- Address shock induced hypothermia. Prevent further heat loss and as far as practicable implement passive external rewarming. Cover the patient with insulating blankets (fleece, bubble wrap, foil emergency blankets), and place them somewhere warm, dry, and insulated.
Disability / Neurological Deficits
- Assess level of consciousness. One helpful tool for this is the AVPU Scale, which uses a grading system to assess a patient’s responsiveness. A conscious and responsive patient would receive a grade of A, while a completely unresponsive patient would receive a U; note that the AVPU Scale remains to be more thoroughly investigated in human medicine and even more so in veterinary patients. For patients with more severely altered mentation (P or U), the modified Glasgow Coma Scale can also be used for a more complete assessment and to track changes in condition.
- A) Alert: Spontaneously awake, normal body function
- V) Voice: Responsive to voice commands or stimulation.
- P) Pain: Responsive to painful stimuli.
- U) Unresponsive: Not responsive to any stimuli.
- Assess pupils. Are they equal, round, responsive to light? Is the pupillary light reflex synchronous? Any miosis or mydriasis?
- Address increases in intracranial pressure (ICP) (Head Trauma) for which the Cushing’s Response is a delayed but reliable indicator: an increase in blood pressure and a reflex decrease in heart rate to compensate for raised intracranial pressure (see podcast episode on traumatic brain injury)
- Assess for spinal cord injury and use spinal cord precautions if necessary.
- Check for obvious injuries to the back and spinal cord. Is there any pain or tenderness along the vertebral column? Is there any history of any falls from a height (>4m) or road traffic accident?
- Weakness or paralysis of one or more limbs, or lack of recognition of stimulus or painful stimuli are indicators of spinal cord injury.
- Check for distraction injuries from trauma such as tail pull or hanging/strangling.
- Injury to segments C3-C5 can cause respiratory compromise.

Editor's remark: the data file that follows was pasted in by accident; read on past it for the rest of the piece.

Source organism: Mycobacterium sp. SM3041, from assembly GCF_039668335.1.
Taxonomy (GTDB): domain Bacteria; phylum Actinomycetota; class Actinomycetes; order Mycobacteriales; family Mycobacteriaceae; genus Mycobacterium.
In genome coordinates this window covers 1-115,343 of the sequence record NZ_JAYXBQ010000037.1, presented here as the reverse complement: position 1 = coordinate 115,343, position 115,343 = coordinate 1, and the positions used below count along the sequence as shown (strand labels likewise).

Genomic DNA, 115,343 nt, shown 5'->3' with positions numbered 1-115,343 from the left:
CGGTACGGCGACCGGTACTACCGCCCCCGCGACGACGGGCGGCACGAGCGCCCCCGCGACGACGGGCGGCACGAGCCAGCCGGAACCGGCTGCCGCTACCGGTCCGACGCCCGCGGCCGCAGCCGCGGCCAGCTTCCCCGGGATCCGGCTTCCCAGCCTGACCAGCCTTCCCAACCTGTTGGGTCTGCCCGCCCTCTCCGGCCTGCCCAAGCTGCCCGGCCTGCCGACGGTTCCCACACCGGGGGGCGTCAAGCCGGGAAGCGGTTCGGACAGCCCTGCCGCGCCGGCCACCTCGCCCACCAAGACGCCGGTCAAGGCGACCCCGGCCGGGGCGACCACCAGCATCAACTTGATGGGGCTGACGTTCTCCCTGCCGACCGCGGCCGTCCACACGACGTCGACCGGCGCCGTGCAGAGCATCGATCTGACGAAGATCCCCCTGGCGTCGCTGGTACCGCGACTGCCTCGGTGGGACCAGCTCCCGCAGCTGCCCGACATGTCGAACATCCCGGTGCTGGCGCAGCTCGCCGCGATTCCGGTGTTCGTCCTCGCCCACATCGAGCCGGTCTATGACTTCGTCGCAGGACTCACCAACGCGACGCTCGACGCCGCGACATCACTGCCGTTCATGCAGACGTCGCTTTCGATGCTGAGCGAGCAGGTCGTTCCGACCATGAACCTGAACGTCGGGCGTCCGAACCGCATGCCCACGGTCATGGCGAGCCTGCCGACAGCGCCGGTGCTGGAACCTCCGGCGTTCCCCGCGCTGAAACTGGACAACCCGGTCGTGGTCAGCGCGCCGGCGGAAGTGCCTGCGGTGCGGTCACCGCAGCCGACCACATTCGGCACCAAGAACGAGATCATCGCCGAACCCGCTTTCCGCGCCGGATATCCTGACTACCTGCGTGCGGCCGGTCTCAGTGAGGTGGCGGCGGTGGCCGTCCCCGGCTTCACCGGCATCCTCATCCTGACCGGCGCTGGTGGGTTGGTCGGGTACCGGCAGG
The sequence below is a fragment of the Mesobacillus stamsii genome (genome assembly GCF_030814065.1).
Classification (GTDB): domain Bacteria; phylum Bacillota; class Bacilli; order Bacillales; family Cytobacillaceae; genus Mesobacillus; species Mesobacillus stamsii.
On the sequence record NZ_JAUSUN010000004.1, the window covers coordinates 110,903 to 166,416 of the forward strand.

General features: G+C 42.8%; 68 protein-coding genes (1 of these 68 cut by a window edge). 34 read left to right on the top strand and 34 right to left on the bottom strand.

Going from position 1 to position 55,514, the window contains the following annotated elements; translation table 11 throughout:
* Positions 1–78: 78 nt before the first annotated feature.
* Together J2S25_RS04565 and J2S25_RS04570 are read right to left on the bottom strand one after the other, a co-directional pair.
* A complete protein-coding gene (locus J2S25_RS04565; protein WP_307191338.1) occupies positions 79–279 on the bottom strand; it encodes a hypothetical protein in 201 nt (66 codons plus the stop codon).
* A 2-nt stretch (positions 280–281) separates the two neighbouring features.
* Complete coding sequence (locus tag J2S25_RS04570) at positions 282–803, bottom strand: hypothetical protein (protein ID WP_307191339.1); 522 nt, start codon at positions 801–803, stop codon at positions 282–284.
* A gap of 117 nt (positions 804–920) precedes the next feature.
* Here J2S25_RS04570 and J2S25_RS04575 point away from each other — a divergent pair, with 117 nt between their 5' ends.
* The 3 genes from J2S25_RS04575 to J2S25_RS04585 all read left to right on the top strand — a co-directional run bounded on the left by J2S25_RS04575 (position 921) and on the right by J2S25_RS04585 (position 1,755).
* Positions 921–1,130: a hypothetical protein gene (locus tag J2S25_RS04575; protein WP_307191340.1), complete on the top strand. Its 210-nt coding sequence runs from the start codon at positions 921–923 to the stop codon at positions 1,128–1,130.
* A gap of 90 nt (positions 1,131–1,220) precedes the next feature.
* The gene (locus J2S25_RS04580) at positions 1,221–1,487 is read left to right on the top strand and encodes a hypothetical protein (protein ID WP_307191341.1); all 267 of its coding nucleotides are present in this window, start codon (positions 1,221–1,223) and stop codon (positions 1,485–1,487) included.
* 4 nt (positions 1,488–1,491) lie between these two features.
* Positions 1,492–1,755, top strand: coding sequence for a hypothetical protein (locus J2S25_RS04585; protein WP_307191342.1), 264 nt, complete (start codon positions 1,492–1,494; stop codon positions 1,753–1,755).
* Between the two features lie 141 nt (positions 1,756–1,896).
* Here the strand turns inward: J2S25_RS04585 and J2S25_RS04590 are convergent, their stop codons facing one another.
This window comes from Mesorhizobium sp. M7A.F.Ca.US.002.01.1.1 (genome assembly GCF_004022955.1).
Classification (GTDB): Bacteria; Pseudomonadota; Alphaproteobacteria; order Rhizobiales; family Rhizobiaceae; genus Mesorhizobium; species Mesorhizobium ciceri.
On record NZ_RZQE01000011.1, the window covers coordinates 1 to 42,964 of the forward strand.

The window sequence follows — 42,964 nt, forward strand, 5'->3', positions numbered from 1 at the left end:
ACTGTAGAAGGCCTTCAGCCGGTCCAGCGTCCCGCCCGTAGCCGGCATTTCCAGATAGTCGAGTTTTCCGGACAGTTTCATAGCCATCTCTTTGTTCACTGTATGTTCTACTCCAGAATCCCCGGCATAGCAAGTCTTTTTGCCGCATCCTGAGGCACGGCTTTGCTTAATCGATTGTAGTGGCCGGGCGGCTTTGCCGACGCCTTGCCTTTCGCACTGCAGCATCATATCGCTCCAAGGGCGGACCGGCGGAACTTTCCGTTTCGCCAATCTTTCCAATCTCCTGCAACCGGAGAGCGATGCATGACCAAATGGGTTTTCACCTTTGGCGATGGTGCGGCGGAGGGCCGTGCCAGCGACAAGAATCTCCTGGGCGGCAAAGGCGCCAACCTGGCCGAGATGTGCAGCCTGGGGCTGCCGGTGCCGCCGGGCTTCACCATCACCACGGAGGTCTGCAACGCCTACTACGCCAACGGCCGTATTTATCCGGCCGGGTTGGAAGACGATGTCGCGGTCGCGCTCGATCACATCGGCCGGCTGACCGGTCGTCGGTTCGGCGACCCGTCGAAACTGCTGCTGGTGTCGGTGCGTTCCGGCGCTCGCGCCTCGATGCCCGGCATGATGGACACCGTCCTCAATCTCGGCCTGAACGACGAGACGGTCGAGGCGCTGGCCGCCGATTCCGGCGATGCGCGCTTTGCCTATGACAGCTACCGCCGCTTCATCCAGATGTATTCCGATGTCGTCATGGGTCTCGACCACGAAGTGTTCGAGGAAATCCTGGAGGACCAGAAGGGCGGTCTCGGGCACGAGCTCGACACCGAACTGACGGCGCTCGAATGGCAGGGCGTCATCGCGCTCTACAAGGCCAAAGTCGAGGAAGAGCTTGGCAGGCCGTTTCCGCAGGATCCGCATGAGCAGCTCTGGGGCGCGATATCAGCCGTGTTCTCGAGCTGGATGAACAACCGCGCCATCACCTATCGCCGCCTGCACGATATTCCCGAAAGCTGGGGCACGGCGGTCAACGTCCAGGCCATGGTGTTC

How you utilise your team during this time will depend on your staffing level and their training. If it is a single nurse and yourself then you will likely both be occupied during the initial exam and stabilisation period. However, if you have a larger team present, they can help you run diagnostics and collect monitoring equipment.
For any trauma patient, a baseline packed cell volume (PCV)/plasma total solids (TS), lactate, blood glucose, and basic biochemistry (urea, creatinine, ALT), can help assess the severity of trauma and allow you to monitor patient progress. Depending on the mechanism of injury, you may also want to check coagulation times and platelet count (including via peripheral blood smear examination) and perform blood typing.
If you have an ultrasound machine, then performing an abdominal (AFAST) and thoracic (TFAST) focused assessment with sonography for trauma (FAST) can be incredibly helpful, and use of an abdominal fluid scoring system for monitoring purposes has been described. Although much debated, survey radiography may have a role in the trauma patient as long as it is done safely, with minimal stress to the patient and at the appropriate time. If your facility has access to CT, it can be helpful with diagnosing injuries in patients with polytrauma, and can be performed in suitable cases with little or no sedation. There is much debate in human medicine around the appropriate use, some would say excessive use, of CT for screening in trauma patients but that is not for this post!